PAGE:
Few things can make an adventure more uncomfortable than a pair of ill-fitting hiking boots. Fortunately, footwear technology has come a long way in the last 15 to 20 years, with new materials, designs and approaches providing consumers with a vast range of footwear to choose from. The days of having to buy a pair of regulation stiff, heavy leather boots that inevitably gave you blisters are long past. Walkers can choose footwear that matches their adventures perfectly, resulting in a far more enjoyable experience.

Shoes or Boots?

Before you decide what to buy it’s important to think about what your new footwear will be used for. If you’re planning to do day-walks on well-formed tracks where you will be only carrying a very light daypack, then you probably don’t need to go for anything heavier than a pair of dedicated walking shoes – something that provides a bit more structure, grip and support than a regular shoe. However, if you enjoy multi-day bushwalks with a heavy pack in places where tracks can get very wet, muddy and slippery, then you’re best to go for a sturdy, heavier boot that will provide your foot with a good supportive platform. These days there are also many intermediate models between heavy boots and lightweight walking shoes.

Other things to take into account when selecting footwear is your ankle stability and fitness – if you have good strong ankles and are fit, then you can often get away with lighter footwear. If you have weak ankles or are unfit, then it’s worth considering going for a heavier shoe or boot, something that provides your foot with extra support and stability.

Uppers & Soles

The materials used in outdoor footwear varies greatly, but essentially they boil down to two categories: leather or synthetics. Leather is still widely used, though mostly in boots rather than shoes. Leather is breathable, durable, waterproof when properly cared for and provides good support. Some boots come purely in leather, but there are also lighter synthetic/leather combinations, which try to harness the best qualities of both materials. Leather boots are nearly always more expensive, but to offset their price they are extremely durable and can last a long time if properly cared for. Synthetics on the other hand, are cheaper, more breathable, lighter and often less supportive (although not always).

When it comes to sole materials, Italian rubber manufacturer, Vibram, still rules the roost, but there are plenty of other good alternatives also available. If you’re buying a quality brand you can expect they will use good quality rubber. The main choice you have with soles is their stiffness. For lighter, shorter activities, you don’t need anything too stiff. The more rugged the walking you’re doing, the better it is to have a more supportive platform.

Waterproof linings

Waterproof linings are great in boots but they are less effective in shoes because they are low-cut. Waterproof linings will keep your feet dryer in the wet, but equally they create another barrier through which vapour must escape – this means they make your feet hotter and sweatier, particularly in summer. Try a bamboo sock to reduce sweat and keep odour to a minimum. Waterproof linings – like GoreTex for instance – are best in synthetic or synthetic/leather boots, where the materials are not intrinsically waterproof. A good, well-made, full leather boot properly cared for is very waterproof, and generally doesn’t need a waterproof lining added.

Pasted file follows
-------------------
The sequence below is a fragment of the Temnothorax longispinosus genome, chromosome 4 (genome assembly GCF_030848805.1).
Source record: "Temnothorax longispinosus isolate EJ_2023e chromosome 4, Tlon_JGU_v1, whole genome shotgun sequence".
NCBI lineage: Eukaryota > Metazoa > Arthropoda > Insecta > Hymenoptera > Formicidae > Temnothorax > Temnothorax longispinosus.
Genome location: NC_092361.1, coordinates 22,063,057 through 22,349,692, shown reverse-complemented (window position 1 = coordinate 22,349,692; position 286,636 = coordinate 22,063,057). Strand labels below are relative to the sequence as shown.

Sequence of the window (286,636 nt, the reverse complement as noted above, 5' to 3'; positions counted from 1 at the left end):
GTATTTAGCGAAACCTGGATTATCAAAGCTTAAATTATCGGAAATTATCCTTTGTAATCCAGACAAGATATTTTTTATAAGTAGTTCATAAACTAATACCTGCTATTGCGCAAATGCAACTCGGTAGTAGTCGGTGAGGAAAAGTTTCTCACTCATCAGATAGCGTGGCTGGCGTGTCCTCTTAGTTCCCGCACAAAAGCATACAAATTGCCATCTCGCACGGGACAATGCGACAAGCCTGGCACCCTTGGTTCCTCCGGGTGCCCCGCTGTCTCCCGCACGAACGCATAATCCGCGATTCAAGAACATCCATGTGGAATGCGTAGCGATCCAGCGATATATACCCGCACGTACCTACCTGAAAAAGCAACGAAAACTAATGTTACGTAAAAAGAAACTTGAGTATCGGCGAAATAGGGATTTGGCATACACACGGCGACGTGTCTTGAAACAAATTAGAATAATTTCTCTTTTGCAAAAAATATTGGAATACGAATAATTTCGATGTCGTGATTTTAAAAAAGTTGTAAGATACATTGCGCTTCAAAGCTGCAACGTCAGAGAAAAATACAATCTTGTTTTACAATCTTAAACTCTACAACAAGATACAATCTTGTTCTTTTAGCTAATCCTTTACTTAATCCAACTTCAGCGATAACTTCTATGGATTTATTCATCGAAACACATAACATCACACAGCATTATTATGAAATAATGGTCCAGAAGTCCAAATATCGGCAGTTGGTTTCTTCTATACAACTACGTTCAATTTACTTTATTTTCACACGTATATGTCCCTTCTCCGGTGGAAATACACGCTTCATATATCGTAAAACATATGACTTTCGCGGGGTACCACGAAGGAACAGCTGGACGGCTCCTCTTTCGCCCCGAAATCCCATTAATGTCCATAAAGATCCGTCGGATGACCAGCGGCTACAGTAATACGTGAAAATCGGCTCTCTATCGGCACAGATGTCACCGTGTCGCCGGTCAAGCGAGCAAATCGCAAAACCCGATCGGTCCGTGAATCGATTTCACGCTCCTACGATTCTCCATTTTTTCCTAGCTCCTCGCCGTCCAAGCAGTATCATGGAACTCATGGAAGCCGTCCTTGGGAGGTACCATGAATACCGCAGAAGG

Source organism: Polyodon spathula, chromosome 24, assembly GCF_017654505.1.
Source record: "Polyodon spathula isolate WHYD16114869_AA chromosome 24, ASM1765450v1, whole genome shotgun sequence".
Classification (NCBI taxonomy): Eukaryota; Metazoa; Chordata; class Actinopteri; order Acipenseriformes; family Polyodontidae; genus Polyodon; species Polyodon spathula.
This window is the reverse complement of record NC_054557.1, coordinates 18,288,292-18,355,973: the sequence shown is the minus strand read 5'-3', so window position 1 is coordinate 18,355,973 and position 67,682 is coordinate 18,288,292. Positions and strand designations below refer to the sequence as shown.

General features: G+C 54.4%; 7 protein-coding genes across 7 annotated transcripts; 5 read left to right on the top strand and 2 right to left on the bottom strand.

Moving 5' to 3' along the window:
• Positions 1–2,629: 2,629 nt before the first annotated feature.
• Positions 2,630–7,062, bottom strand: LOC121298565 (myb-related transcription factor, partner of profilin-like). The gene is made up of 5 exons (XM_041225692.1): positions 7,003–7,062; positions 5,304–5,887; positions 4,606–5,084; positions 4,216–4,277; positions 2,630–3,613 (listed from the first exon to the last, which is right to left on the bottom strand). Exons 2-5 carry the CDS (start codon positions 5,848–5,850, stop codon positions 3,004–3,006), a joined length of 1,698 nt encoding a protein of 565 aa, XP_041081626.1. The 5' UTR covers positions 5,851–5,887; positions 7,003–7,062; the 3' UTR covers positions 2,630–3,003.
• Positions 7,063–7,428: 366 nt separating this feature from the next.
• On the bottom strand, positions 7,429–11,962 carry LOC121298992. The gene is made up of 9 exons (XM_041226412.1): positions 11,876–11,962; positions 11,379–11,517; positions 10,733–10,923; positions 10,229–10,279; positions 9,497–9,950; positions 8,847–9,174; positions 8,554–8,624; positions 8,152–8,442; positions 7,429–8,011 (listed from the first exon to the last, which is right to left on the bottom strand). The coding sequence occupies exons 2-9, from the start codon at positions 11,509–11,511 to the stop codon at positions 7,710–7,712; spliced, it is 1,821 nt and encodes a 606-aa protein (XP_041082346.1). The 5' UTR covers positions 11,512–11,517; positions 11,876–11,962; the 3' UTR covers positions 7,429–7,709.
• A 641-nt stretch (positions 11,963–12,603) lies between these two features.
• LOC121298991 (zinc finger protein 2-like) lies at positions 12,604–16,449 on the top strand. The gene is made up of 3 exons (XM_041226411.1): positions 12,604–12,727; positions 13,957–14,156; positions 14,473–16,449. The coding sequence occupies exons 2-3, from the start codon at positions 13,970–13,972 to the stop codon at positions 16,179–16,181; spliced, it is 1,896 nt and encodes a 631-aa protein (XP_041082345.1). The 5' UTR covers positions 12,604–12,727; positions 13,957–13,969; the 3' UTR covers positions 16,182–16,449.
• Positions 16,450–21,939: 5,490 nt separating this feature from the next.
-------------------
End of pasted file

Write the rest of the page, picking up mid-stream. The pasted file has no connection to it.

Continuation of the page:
Buying Your Boots

Now it’s time to try some on. Don’t just go for the first pair you try, it’s important to compare. If you wear thick socks when you walk, take some with you when you try them on instore (the same if you wear special insoles). Don’t be afraid to wear them in-store for a while to get a feel for. Fitting walking shoes is not that different from fitting regular shoes, however boots are a bit different as they can often feel super stiff and alien. If you’re new at wearing hiking footwear– it’s good to allow extra shopping time and wait for an experienced shop assistant to lead you through the process. Generally with boots it’s suggested you should be able to slide a finger down the back of the heel and the toe should be just touching the front – this should ensure your toes are not slamming into the front of the shoes going down hills.

Maintenance & Care

With any new shoe or boot it’s wise to ‘wear them in’ by doing some shorter walks. The stiffer the boots/shoes, the more they need to worn in before heading off on long hikes.

To insure your footwear lasts, protect them with a DWR (durable water repellant) treatment. In time this treatment wears off, when it does you will notice the water doesn’t bead off the boots as when new, and they start to absorb moisture. When this occurs it’s time to re-treat them. Be very careful when using dubbin on leather boots, as excessive use can coarse the stitching to rot. Apart from that, clean them after use and then store them in a cool, dry place.

Selecting appropriate walking footwear may seem a daunting task when you first look at the vast array of boots and shoes available. Ask questions and listen to the advice of experienced sales staff, tell them exactly the type of walking you do or intend to do and try on several different types to find the pair that suits you best.

Happy walking.




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